How to Take the Boring Out of HR Presentations & Workshops

We’ve all sat through presentations on dull topics. We may have occasionally been the person giving the dull presentation from the front of the room. Because we give presentations on topics like meal break policy, performance management, and timekeeping policies, I believe this can occur frequently in the HR field. Making that material entertaining must be difficult, right? It needn’t be that way, though. Here are a few tips to help take the boring out of your next HR presentation.

Avoid reading directly from the slides or your notes

Nothing makes a presentation less effective than a presenter who spends the entire time reading from the page in front of them. I would have stayed at home and read the presentation on my own if I had wanted to watch it. Any presentation-related notes or slides should serve as a guide rather than a script. The less often you read directly from your notes, the more likely it is that you will engage your audience. If you practice before the presentation, you will get enough comfortable with the subject that you shouldn’t need to refer to the page all that much.

Create an outline for your notes so they serve as the framework for your presentation. You won’t be as likely to have your eyes fixed to the page if you don’t have complete phrases typed out. Instead of connecting with the words in front of you, you want to connect with your audience. Remember to keep an eye on the time as well. Keep your presentation brief and avoid rambling more than is necessary.

Incorporate examples & make it interactive

Do not confine yourself to only reading the policy or discussing the idea. Tell tales and give instances to support your arguments. At my first HR job, I started facilitating harassment training, but I just covered the fundamental definitions and utilized a worn-out, outdated film with examples that everyone had already seen. Why alter the way the business has always operated? But after two hours, I frequently questioned whether the audience had learned anything.

Fast forward a few years to my next HR job, where I had a boss who told me to get creative and design my own harassment presentation. Because harassment training for supervisors is mandatory for California employers every two years, many attendees at my training knew the basics, but it was clear from the types of complaints we investigated that managers did not always know how to recognize the the types of harassment that occurred at the company. My training provided a refresher of the important definitions, but the majority of the training was designed around examples that I pulled from my own HR experience. I changed any confidential information, and sprinkled scenarios throughout the training. When I got to a scenario, I would pause and make attendees discuss the scenario in small groups while I circulated around the room. After the small group discussions, we would talk about it as a large group. The style of the presentation kept people from turning into passive learners. They had to become active, and the small group discussion were perfect for those who did not feel comfortable speaking in front of the whole group.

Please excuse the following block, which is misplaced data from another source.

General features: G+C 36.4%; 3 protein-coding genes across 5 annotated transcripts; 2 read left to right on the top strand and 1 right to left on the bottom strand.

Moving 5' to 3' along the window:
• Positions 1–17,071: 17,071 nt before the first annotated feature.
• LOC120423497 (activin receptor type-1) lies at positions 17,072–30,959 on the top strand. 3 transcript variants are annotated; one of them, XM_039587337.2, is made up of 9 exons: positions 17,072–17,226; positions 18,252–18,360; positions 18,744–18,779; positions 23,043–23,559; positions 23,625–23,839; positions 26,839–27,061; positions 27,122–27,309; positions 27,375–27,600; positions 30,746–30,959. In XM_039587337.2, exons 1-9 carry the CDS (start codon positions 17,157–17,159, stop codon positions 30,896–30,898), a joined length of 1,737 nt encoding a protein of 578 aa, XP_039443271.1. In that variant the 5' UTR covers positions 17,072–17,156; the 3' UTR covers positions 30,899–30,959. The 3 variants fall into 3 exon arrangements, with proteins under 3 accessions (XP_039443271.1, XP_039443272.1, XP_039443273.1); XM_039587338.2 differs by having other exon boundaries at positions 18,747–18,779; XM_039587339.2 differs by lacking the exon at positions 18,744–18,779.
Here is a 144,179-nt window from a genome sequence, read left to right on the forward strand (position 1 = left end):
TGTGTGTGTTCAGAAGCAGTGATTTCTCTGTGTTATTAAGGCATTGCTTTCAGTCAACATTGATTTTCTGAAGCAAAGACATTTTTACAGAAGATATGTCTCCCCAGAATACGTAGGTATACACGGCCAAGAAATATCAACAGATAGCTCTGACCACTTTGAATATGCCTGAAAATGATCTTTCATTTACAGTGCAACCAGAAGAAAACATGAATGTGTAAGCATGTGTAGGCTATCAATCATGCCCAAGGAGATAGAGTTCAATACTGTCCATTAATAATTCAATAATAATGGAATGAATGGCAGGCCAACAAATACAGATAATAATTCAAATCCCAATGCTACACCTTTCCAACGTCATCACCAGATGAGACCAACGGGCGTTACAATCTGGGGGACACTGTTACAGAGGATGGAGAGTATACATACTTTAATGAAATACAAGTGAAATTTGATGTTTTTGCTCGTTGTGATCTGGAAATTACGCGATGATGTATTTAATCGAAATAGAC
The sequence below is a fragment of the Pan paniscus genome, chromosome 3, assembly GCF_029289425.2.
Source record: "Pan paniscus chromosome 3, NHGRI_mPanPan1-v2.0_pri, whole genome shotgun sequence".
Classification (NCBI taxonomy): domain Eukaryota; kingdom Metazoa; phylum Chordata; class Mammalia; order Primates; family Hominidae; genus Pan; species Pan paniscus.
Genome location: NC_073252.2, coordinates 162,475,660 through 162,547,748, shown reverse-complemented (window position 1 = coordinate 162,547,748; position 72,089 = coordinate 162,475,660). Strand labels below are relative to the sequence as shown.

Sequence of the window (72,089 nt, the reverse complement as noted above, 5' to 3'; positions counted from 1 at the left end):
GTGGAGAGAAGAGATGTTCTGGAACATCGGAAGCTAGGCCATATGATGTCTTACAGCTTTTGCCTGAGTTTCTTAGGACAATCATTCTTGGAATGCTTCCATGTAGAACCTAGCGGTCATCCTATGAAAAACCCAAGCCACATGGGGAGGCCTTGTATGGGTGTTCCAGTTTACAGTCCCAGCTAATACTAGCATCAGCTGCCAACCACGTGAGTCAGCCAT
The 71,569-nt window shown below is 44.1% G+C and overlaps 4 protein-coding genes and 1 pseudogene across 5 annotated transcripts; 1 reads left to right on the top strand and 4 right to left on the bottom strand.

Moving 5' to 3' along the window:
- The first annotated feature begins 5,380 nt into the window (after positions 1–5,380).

Don’t be afraid to put a bit of yourself into the presentation. For me, this means making pop culture references. Yes, just as I managed to use an example from Downton Abbey to illustrate a point in a blog post,  I am the presenter who used Doctor Who to explain a shoplifting concept in the new employee orientation at my last job.

Bringing interactivity to online presentations

I have recently started presenting online. After years of presenting in front of a live audience, it has been a challenging transition. In an online presentation, you are giving your presentation to a computer screen without the benefit of seeing the audience. You can’t always tell if they are bored, getting distracted by their phones or taking a nap.

I am still a bit of a novice in the online venue, but I have found that many of the same tips for live presentations apply to online presentations. This includes not reading directly from the page, incorporating examples and adding in some interactivity. This may vary depending on the size of your audience.

Insert poll questions for larger audiences, and add pauses for question & answer in smaller group presentations. Most online presentation software will include the option for attendees to type in questions. It can be helpful to have a moderator monitor questions and read them for you to answer. You can also solicit questions from your audience in advance, which allows you to incorporate their examples in your presentation.

What do you do to keep your HR presentations interesting?

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Stephanie Hammerwold

Stephanie Hammerwold, is the founder and director of Pacific Reentry Career Services, a Southern California nonprofit that helps formerly incarcerated women find and maintain employment. She also blogs on a variety of HR topics as the HR Hammer. When not volunteering for her nonprofit, Stephanie has a day job in HR at a tech startup in Irvine, CA.


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